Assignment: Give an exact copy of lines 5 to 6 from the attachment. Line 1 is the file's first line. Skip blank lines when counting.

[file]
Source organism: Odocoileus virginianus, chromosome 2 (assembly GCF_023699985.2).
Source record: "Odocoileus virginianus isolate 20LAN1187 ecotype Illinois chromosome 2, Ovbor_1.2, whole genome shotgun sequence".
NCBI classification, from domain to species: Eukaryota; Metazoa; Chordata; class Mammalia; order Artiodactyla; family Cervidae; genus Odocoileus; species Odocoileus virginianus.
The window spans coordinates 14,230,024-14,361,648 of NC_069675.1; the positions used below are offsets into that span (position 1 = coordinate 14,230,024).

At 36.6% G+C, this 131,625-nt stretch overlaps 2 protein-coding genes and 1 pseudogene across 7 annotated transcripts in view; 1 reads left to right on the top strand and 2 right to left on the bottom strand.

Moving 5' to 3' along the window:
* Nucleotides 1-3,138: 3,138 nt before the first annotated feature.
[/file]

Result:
At 36.6% G+C, this 131,625-nt stretch overlaps 2 protein-coding genes and 1 pseudogene across 7 annotated transcripts in view; 1 reads left to right on the top strand and 2 right to left on the bottom strand.

Moving 5' to 3' along the window: